Does WebSphere have support for MTOM and XOP?
Back in Feb. 2005, I talked about new specs from the W3C to make XML more efficient (Better Web Services Performance, Web Services Compression and Reliability, and Reliable Web Services). Two of those are MTOM and XOP. Now a customer wanted to know if WebSphere supports these.
I've also talked about the WebSphere Software Early Programs, one of which is (or at least was) the WebSphere Application Server Feature Pack for Web Services (which now has support). This feature pack is no longer in beta, it's GA (generally available); so it may no longer be considered an early program, but it is now supported for production use.
The Web Services feature pack adds support for MTOM and XOP (as explained in the info center). The package is WS-I compliant. It implements the WS-I Basic Profile 1.1. However, BP 1.1 is older than MTOM/XOP and so doesn't include them. WS-I BP 1.2 does include XOP 1.0 and SOAP 1.1 Binding for MTOM 1.0, but it's not final yet. The MTOM/XOP support in the WAS feature pack is compliant with latest draft of WS-I BP 1.2 (March 2007), which is about as close to standard as we have right now.
There was also a question about interoperability with Microsoft products. I can't speak for Microsoft (or IBM for that matter!), but Microsoft generally claims that their products are WS-I compliant. If so, then their products should eventually support WS-I BP 1.2 and therefore support MTOM and XOP. WS-I compliance also means that products from different vendors (such as those from IBM and Microsoft) are supposed to be interoperable. (See Interoperability vs. Integration and More on Interoperability vs. Integration.)
So: Yes, WebSphere now supports MTOM and XOP. To get it, install the WAS 6.1 feature pack for Web Services.
Update (Aug. 15): Note the comment from IBM's Billy Lo: He gave a presentation at Impact 2007 that demonstrated MTOM interoperability between WebSphere and Microsoft products.
Bobby Woolf: WebSphere SOA and JEE in Practice
From archive: August 2007 X
IBM is characterizing Microsoft's SOA strategy as Windows-only.
This according to "IBM chides Microsoft over SOA" (CNet). Basically, IBM supports all platforms, whereas Microsoft (IBM claims) only supports the Windows platform.
This distinction is important because a big part of the promise of SOA is to enable and simplify integration of services and applications running on multiple platforms so that they all work together as what appears to the user to be one (composite) application. SOA should integrate programs on all platforms, not just on any one platform like Windows.[Read More]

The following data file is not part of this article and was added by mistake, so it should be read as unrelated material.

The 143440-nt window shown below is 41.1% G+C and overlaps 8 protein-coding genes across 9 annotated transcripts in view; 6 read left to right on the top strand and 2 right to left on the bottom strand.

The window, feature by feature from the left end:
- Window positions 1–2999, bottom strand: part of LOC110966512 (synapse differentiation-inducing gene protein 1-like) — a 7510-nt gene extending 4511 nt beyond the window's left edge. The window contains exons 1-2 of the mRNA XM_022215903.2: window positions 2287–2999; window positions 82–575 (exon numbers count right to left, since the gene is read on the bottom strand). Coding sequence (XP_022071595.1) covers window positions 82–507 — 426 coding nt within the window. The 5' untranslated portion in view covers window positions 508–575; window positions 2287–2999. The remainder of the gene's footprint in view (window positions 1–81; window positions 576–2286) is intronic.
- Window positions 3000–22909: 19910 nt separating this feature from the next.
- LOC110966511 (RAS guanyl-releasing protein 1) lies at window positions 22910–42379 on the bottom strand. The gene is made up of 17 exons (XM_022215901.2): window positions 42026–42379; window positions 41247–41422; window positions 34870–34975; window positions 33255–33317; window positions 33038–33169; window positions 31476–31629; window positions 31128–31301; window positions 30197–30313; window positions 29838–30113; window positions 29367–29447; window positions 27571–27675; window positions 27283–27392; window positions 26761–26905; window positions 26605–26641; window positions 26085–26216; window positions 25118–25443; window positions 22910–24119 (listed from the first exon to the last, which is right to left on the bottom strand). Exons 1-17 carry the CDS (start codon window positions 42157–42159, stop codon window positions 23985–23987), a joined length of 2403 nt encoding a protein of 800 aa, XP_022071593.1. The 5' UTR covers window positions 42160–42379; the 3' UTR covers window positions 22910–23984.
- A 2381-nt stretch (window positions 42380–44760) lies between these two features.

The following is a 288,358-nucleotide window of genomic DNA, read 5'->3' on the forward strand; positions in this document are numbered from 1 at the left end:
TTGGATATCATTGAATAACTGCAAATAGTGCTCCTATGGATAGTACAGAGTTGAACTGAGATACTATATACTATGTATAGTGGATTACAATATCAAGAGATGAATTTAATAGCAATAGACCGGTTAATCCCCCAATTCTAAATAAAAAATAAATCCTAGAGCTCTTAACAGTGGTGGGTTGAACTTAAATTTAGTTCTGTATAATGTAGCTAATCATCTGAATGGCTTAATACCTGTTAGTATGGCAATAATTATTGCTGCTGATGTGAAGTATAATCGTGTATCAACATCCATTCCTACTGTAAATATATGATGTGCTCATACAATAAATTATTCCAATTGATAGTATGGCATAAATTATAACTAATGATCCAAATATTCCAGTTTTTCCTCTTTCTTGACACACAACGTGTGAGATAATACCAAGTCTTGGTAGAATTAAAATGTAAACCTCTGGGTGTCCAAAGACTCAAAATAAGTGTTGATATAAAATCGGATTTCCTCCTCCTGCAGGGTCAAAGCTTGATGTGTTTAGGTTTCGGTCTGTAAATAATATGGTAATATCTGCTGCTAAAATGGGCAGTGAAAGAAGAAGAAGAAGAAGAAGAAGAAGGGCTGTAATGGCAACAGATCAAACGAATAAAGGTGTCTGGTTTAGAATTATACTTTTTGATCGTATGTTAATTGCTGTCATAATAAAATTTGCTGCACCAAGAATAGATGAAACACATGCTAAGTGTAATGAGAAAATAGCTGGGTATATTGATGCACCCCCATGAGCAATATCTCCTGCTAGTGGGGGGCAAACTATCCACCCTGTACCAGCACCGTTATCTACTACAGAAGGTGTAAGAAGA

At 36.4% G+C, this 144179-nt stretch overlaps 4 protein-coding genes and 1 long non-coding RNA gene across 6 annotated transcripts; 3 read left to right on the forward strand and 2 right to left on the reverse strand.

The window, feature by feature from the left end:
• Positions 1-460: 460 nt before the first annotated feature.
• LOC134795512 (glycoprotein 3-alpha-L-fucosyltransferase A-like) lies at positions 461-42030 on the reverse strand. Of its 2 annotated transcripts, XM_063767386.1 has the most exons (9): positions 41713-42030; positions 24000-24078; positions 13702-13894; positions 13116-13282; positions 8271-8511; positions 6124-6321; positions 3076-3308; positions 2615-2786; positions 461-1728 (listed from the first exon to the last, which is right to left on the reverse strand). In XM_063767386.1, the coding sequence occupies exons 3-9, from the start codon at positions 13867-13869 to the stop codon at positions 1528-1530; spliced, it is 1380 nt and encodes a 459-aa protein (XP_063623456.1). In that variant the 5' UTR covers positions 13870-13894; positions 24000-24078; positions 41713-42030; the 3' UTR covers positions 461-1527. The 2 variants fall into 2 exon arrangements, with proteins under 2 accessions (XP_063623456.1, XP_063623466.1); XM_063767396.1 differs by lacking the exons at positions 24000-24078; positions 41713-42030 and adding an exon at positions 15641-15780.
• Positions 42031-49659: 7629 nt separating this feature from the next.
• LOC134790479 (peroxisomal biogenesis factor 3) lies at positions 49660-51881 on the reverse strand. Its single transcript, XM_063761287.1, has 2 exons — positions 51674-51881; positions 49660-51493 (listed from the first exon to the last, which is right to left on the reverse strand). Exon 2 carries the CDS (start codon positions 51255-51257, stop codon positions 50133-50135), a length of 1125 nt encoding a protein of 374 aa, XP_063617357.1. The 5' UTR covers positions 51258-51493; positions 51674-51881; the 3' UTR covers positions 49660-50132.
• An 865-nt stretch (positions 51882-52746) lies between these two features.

The TRS-80, one of the first home computers, has turned 30 years old.
Tandy Corporation introduced the Radio Shack TRS-80 Microcomputer on August 3, 1977, which is thirty years ago last week. It was one of the first personal/home computers; the IBM PC didn't come along until 1982 (Wikipedia says August 12, 1981). Hard to believe now, but the idea that individuals could afford to own their own computer was a big deal. ("Only six electronic digital computers would be required to satisfy the computing needs of the entire United States." (Howard Aiken, 1947))
The first TRS-80 didn't even have a diskette drive; programs loaded off of casette tape, and slowly. I remember my middle school had one and a couple of friends of mine and I would play around with it to try to figure out what it could do. It had BASIC, so you could actually program it yourself; a good thing since there wasn't much software. So BASIC became the first programming language I learned--something else I learned in school that I don't use in work/life! Well, look at me now.[Read More]
Can it be that beauty is not just in the eye of the beholder, but that in fact it's a mathematical ratio?
I'd never heard of this before, but there's a so-called "golden number," aka Phi, which is 1.618 (or perhaps it's irrational: 1.6180339887...). What we humans consider to be properly proportioned often contains this ratio. Among other things, it's the basis for a grid of the human face; the better someone's face fits this grid, the more likely he or she is to be considered beautiful. Beauty, it seems, is somewhat universally agreed upon, in terms of a face being symmetrical and properly proportioned.
This seems far fetched to me, but there's a lot of discussion dating back hundreds if not thousands of years. It may or may not simply be a myth, but it is interesting. To learn more:Read More]
Want to attend Impact Comes to You in Raleigh?
I've talked about the Impact Comes to You 2007 series of local events. It will be in Raleigh, North Carolina, USA on Thursday, August 23rd, 2007. See Impact Comes to You Roadshow- Raleigh, NC. If you're interested, please register to help make sure they don't cancel it for lack of interest.[Read More]